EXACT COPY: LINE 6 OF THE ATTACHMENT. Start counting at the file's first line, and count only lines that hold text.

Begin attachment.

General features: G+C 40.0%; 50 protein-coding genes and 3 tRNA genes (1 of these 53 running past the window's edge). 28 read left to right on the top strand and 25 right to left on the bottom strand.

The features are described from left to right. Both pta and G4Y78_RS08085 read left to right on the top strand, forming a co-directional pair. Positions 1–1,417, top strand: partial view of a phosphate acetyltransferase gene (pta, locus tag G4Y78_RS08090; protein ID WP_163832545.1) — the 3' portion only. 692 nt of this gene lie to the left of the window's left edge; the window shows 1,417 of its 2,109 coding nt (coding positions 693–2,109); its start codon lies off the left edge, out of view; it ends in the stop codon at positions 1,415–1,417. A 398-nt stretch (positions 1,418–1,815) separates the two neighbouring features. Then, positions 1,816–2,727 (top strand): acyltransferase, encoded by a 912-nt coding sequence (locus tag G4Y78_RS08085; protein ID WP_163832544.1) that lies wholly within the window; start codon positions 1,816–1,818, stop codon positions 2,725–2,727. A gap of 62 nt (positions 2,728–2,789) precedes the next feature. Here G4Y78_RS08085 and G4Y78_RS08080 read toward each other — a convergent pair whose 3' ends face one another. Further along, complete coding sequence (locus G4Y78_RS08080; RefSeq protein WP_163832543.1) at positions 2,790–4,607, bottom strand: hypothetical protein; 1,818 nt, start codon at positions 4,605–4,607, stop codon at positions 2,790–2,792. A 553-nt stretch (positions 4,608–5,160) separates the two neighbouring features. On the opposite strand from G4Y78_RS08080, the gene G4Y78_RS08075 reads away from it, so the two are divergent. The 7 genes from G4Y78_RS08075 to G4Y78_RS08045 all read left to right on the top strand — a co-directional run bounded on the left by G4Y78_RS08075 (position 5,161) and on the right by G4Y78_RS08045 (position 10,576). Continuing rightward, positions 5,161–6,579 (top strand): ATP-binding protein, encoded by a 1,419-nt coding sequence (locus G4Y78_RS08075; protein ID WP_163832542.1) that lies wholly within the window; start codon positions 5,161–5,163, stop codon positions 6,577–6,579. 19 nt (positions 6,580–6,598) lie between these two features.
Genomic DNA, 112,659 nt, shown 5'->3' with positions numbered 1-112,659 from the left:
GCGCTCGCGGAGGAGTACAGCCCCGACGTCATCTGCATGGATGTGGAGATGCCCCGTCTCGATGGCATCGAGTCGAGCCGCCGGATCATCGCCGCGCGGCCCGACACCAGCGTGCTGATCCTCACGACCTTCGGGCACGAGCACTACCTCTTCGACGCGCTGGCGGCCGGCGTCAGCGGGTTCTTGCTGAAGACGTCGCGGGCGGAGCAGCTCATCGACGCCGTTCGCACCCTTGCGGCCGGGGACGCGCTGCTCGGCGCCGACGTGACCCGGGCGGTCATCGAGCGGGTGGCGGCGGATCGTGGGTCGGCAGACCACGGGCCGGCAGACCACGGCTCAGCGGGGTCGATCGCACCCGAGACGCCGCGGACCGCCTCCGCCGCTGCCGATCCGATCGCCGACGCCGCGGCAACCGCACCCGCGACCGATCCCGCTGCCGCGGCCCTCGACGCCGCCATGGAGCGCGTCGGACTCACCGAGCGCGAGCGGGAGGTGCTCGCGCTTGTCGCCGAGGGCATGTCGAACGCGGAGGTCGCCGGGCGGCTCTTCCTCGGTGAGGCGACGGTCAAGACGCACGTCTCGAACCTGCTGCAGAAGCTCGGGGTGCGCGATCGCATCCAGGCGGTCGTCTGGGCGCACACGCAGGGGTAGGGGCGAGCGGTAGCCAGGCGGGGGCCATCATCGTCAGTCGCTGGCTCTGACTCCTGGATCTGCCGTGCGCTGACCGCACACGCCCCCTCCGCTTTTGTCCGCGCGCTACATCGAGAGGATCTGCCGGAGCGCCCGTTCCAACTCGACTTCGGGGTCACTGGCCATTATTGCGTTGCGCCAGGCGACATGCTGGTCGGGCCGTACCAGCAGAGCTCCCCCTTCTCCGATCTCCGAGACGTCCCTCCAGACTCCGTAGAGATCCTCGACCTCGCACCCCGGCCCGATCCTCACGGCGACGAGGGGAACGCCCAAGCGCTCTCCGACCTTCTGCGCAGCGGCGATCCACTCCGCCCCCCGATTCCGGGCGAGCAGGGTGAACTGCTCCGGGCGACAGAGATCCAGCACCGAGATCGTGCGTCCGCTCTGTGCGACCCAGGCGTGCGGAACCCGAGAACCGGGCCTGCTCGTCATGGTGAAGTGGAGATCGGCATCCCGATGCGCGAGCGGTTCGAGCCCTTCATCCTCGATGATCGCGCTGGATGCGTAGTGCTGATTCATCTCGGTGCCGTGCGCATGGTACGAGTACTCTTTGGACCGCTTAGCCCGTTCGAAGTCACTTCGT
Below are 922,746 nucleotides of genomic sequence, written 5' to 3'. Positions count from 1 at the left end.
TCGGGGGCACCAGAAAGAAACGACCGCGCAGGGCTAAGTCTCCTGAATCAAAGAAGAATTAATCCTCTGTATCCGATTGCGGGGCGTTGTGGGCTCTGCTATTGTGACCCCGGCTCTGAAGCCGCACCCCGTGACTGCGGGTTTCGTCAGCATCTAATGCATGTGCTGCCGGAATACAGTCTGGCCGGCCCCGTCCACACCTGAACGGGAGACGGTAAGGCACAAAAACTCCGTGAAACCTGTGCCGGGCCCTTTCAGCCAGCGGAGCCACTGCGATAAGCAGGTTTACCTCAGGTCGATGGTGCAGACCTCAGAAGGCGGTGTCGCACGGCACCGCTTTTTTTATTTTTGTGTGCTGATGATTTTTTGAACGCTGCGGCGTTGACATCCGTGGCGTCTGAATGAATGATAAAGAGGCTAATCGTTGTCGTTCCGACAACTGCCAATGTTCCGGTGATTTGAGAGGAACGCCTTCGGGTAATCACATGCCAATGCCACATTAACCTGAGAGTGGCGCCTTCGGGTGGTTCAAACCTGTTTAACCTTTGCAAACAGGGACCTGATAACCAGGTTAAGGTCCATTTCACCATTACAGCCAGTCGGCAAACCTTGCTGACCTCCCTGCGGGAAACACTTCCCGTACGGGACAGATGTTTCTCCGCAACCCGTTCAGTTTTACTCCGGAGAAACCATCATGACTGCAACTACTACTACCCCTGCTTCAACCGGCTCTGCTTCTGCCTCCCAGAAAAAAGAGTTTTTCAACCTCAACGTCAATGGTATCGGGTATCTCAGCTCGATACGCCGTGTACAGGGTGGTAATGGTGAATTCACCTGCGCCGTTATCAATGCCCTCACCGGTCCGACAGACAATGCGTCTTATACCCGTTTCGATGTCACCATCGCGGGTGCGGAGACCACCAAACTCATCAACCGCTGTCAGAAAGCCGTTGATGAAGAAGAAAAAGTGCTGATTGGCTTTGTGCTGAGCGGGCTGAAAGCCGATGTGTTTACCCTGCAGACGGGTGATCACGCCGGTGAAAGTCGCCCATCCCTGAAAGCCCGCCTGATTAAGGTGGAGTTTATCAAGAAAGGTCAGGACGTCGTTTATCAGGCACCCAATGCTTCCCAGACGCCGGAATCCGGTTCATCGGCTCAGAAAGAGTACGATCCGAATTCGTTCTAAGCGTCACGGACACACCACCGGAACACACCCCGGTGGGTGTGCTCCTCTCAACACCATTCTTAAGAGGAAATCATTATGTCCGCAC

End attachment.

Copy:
TCGGGGGCACCAGAAAGAAACGACCGCGCAGGGCTAAGTCTCCTGAATCAAAGAAGAATTAATCCTCTGTATCCGATTGCGGGGCGTTGTGGGCTCTGCTATTGTGACCCCGGCTCTGAAGCCGCACCCCGTGACTGCGGGTTTCGTCAGCATCTAATGCATGTGCTGCCGGAATACAGTCTGGCCGGCCCCGTCCACACCTGAACGGGAGACGGTAAGGCACAAAAACTCCGTGAAACCTGTGCCGGGCCCTTTCAGCCAGCGGAGCCACTGCGATAAGCAGGTTTACCTCAGGTCGATGGTGCAGACCTCAGAAGGCGGTGTCGCACGGCACCGCTTTTTTTATTTTTGTGTGCTGATGATTTTTTGAACGCTGCGGCGTTGACATCCGTGGCGTCTGAATGAATGATAAAGAGGCTAATCGTTGTCGTTCCGACAACTGCCAATGTTCCGGTGATTTGAGAGGAACGCCTTCGGGTAATCACATGCCAATGCCACATTAACCTGAGAGTGGCGCCTTCGGGTGGTTCAAACCTGTTTAACCTTTGCAAACAGGGACCTGATAACCAGGTTAAGGTCCATTTCACCATTACAGCCAGTCGGCAAACCTTGCTGACCTCCCTGCGGGAAACACTTCCCGTACGGGACAGATGTTTCTCCGCAACCCGTTCAGTTTTACTCCGGAGAAACCATCATGACTGCAACTACTACTACCCCTGCTTCAACCGGCTCTGCTTCTGCCTCCCAGAAAAAAGAGTTTTTCAACCTCAACGTCAATGGTATCGGGTATCTCAGCTCGATACGCCGTGTACAGGGTGGTAATGGTGAATTCACCTGCGCCGTTATCAATGCCCTCACCGGTCCGACAGACAATGCGTCTTATACCCGTTTCGATGTCACCATCGCGGGTGCGGAGACCACCAAACTCATCAACCGCTGTCAGAAAGCCGTTGATGAAGAAGAAAAAGTGCTGATTGGCTTTGTGCTGAGCGGGCTGAAAGCCGATGTGTTTACCCTGCAGACGGGTGATCACGCCGGTGAAAGTCGCCCATCCCTGAAAGCCCGCCTGATTAAGGTGGAGTTTATCAAGAAAGGTCAGGACGTCGTTTATCAGGCACCCAATGCTTCCCAGACGCCGGAATCCGGTTCATCGGCTCAGAAAGAGTACGATCCGAATTCGTTCTAAGCGTCACGGACACACCACCGGAACACACCCCGGTGGGTGTGCTCCTCTCAACACCATTCTTAAGAGGAAATCATTATGTCCGCAC